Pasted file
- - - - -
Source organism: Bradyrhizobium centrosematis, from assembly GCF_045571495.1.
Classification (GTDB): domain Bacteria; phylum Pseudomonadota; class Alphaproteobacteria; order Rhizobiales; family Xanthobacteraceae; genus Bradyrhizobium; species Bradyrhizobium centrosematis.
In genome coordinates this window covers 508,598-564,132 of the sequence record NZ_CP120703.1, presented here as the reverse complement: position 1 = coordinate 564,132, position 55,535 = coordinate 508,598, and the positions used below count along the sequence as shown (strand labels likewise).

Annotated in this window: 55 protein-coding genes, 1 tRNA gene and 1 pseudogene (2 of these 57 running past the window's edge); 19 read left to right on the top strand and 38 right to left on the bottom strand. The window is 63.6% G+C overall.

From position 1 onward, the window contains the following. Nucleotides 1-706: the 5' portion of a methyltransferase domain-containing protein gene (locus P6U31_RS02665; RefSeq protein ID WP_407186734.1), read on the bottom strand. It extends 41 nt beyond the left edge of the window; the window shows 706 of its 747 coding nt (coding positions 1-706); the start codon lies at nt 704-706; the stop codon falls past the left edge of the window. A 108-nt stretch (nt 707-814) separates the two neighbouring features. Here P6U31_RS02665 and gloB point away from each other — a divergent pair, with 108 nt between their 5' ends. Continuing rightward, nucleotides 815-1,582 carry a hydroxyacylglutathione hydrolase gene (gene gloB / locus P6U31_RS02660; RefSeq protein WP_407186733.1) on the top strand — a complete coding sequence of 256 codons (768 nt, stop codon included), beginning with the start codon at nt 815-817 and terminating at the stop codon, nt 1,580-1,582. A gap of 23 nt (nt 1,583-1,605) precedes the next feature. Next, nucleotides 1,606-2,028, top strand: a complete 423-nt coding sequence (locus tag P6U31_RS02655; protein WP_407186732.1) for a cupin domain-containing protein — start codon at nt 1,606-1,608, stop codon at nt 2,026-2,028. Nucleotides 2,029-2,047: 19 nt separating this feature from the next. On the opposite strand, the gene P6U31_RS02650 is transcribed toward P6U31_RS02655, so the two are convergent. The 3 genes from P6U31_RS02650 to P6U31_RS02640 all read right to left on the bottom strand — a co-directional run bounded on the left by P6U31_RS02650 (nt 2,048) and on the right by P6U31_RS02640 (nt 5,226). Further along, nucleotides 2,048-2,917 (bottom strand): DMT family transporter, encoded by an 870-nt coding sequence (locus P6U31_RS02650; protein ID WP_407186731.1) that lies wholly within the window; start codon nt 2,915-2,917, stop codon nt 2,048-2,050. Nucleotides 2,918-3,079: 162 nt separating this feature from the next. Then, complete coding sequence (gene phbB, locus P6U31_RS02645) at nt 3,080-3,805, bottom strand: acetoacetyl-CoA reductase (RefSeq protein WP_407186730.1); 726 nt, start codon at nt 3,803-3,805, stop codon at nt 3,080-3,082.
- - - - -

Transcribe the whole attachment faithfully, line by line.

Source organism: Bradyrhizobium centrosematis, from assembly GCF_045571495.1.
Classification (GTDB): domain Bacteria; phylum Pseudomonadota; class Alphaproteobacteria; order Rhizobiales; family Xanthobacteraceae; genus Bradyrhizobium; species Bradyrhizobium centrosematis.
In genome coordinates this window covers 508,598-564,132 of the sequence record NZ_CP120703.1, presented here as the reverse complement: position 1 = coordinate 564,132, position 55,535 = coordinate 508,598, and the positions used below count along the sequence as shown (strand labels likewise).

Annotated in this window: 55 protein-coding genes, 1 tRNA gene and 1 pseudogene (2 of these 57 running past the window's edge); 19 read left to right on the top strand and 38 right to left on the bottom strand. The window is 63.6% G+C overall.

From position 1 onward, the window contains the following. Nucleotides 1-706: the 5' portion of a methyltransferase domain-containing protein gene (locus P6U31_RS02665; RefSeq protein ID WP_407186734.1), read on the bottom strand. It extends 41 nt beyond the left edge of the window; the window shows 706 of its 747 coding nt (coding positions 1-706); the start codon lies at nt 704-706; the stop codon falls past the left edge of the window. A 108-nt stretch (nt 707-814) separates the two neighbouring features. Here P6U31_RS02665 and gloB point away from each other — a divergent pair, with 108 nt between their 5' ends. Continuing rightward, nucleotides 815-1,582 carry a hydroxyacylglutathione hydrolase gene (gene gloB / locus P6U31_RS02660; RefSeq protein WP_407186733.1) on the top strand — a complete coding sequence of 256 codons (768 nt, stop codon included), beginning with the start codon at nt 815-817 and terminating at the stop codon, nt 1,580-1,582. A gap of 23 nt (nt 1,583-1,605) precedes the next feature. Next, nucleotides 1,606-2,028, top strand: a complete 423-nt coding sequence (locus tag P6U31_RS02655; protein WP_407186732.1) for a cupin domain-containing protein — start codon at nt 1,606-1,608, stop codon at nt 2,026-2,028. Nucleotides 2,029-2,047: 19 nt separating this feature from the next. On the opposite strand, the gene P6U31_RS02650 is transcribed toward P6U31_RS02655, so the two are convergent. The 3 genes from P6U31_RS02650 to P6U31_RS02640 all read right to left on the bottom strand — a co-directional run bounded on the left by P6U31_RS02650 (nt 2,048) and on the right by P6U31_RS02640 (nt 5,226). Further along, nucleotides 2,048-2,917 (bottom strand): DMT family transporter, encoded by an 870-nt coding sequence (locus P6U31_RS02650; protein ID WP_407186731.1) that lies wholly within the window; start codon nt 2,915-2,917, stop codon nt 2,048-2,050. Nucleotides 2,918-3,079: 162 nt separating this feature from the next. Then, complete coding sequence (gene phbB, locus P6U31_RS02645) at nt 3,080-3,805, bottom strand: acetoacetyl-CoA reductase (RefSeq protein WP_407186730.1); 726 nt, start codon at nt 3,803-3,805, stop codon at nt 3,080-3,082.